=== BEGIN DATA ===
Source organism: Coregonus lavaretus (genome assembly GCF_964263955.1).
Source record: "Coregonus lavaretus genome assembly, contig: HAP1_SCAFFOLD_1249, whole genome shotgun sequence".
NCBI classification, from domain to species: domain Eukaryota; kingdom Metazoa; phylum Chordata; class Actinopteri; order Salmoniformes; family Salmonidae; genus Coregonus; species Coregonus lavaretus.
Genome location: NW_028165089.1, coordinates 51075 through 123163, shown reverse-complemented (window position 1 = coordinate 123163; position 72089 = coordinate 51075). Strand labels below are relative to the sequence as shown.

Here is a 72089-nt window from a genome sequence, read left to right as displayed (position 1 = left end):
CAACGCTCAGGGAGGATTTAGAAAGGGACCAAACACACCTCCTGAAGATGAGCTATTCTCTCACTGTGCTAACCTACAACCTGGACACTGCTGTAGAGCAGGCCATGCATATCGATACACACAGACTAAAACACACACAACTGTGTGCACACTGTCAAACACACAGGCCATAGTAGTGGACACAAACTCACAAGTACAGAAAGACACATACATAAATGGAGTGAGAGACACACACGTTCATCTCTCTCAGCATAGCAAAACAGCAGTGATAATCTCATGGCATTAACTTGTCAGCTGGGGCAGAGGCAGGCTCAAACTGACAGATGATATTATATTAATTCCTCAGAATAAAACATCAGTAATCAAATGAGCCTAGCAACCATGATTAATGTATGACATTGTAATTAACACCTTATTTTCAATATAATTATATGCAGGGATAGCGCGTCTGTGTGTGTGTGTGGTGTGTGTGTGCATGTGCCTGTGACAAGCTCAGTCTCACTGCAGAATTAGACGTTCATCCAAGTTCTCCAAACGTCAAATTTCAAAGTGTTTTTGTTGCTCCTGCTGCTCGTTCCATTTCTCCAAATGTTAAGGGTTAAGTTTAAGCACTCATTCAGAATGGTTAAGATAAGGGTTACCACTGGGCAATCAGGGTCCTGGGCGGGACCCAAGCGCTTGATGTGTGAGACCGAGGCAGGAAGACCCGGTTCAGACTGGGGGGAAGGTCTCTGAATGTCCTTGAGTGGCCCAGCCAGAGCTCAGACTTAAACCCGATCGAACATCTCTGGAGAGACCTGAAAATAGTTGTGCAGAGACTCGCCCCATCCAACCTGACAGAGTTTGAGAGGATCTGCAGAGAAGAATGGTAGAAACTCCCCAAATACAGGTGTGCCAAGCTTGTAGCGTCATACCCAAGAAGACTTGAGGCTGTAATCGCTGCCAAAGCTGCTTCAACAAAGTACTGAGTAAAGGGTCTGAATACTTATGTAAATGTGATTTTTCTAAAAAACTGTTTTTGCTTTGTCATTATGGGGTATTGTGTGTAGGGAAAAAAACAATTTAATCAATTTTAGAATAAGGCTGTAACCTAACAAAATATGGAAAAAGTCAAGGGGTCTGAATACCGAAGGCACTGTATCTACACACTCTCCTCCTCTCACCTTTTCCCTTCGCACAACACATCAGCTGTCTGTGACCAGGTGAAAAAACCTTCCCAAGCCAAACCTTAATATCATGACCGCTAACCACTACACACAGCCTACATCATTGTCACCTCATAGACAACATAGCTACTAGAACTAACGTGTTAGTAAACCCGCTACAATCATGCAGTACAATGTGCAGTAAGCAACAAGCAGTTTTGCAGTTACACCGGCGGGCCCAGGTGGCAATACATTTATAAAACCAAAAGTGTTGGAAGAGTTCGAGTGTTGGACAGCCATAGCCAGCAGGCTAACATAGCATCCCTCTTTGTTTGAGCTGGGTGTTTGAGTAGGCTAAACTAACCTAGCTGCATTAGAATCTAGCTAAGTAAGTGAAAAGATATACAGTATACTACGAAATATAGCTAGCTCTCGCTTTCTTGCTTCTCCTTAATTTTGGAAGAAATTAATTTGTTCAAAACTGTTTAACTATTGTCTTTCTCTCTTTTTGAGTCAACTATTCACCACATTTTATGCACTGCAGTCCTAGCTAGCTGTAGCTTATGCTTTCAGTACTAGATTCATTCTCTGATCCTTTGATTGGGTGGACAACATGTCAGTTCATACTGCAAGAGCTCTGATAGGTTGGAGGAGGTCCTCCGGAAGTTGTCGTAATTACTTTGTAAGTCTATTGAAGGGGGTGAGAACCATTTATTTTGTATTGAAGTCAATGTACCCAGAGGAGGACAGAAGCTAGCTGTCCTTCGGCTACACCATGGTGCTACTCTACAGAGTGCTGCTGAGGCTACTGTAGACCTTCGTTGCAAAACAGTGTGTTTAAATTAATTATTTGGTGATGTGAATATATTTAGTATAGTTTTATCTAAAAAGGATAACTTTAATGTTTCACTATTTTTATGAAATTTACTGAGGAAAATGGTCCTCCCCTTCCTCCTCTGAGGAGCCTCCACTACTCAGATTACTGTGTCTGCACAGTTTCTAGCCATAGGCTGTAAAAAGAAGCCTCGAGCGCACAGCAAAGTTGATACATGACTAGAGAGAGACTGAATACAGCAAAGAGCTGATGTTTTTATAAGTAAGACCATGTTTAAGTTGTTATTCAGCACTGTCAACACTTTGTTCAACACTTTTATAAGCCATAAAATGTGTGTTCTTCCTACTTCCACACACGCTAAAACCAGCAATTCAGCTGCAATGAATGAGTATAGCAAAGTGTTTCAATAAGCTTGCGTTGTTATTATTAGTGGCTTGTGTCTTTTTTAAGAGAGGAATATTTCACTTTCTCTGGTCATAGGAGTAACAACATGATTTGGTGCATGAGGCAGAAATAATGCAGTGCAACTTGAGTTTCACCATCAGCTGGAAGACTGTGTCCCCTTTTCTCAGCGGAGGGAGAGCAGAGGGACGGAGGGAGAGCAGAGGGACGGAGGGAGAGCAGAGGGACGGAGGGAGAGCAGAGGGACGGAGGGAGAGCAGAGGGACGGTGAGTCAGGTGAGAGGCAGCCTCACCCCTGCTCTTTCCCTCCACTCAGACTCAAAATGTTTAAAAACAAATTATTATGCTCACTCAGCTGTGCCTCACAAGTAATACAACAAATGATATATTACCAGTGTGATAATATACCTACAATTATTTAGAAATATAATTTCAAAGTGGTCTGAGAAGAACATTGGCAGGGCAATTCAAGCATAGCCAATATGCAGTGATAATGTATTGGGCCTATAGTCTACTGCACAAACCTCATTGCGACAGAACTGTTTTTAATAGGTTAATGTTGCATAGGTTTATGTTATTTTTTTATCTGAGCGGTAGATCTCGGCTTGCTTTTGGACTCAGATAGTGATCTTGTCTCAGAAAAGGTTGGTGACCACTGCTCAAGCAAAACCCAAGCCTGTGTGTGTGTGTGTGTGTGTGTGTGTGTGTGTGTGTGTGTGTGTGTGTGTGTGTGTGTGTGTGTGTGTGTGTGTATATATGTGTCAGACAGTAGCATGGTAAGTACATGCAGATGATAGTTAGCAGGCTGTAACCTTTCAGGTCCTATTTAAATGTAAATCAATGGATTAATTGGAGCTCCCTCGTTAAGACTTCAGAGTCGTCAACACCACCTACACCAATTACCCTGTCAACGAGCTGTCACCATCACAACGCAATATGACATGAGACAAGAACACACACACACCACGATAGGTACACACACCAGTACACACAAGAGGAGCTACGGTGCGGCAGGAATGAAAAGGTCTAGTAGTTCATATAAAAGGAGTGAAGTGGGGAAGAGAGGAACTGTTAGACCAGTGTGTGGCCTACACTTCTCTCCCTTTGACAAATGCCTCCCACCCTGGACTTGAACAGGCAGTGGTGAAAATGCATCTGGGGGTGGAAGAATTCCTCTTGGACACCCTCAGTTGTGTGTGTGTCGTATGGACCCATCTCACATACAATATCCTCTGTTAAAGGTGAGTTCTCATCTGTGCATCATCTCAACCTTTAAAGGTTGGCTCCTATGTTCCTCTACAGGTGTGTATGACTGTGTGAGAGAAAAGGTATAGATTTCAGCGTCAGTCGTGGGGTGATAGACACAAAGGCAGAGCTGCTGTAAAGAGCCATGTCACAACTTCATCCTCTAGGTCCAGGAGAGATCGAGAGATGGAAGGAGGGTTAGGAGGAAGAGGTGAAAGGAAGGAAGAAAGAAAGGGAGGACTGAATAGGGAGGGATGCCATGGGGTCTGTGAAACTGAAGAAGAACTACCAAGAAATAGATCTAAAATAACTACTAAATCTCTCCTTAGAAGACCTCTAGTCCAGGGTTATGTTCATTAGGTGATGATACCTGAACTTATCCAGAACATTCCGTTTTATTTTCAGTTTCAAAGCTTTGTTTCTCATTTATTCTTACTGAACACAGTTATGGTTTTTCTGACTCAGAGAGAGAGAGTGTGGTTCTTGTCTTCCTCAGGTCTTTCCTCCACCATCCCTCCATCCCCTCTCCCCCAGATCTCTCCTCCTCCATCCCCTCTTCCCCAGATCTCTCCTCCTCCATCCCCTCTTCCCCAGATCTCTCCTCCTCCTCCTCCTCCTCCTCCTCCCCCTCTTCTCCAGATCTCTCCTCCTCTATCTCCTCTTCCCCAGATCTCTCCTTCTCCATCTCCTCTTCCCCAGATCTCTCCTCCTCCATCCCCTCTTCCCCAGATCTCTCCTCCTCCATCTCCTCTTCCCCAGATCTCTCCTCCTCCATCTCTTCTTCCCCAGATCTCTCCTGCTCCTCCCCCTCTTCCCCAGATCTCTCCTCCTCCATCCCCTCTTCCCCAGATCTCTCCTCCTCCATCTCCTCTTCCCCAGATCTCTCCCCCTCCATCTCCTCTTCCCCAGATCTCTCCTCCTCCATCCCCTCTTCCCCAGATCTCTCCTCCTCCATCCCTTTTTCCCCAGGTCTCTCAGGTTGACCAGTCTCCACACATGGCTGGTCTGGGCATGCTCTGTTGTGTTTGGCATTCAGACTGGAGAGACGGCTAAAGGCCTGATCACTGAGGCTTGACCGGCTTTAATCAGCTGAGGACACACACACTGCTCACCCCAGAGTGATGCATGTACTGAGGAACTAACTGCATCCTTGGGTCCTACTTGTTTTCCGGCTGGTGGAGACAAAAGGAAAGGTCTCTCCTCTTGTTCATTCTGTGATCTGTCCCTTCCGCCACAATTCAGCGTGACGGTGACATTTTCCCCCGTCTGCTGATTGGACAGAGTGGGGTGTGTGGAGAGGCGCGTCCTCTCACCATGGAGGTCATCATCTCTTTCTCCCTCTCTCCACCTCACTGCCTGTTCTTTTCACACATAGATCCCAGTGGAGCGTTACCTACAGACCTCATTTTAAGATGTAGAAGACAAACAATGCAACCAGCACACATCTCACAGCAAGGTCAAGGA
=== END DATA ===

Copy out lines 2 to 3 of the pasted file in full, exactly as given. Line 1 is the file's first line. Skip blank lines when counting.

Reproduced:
Source record: "Coregonus lavaretus genome assembly, contig: HAP1_SCAFFOLD_1249, whole genome shotgun sequence".
NCBI classification, from domain to species: domain Eukaryota; kingdom Metazoa; phylum Chordata; class Actinopteri; order Salmoniformes; family Salmonidae; genus Coregonus; species Coregonus lavaretus.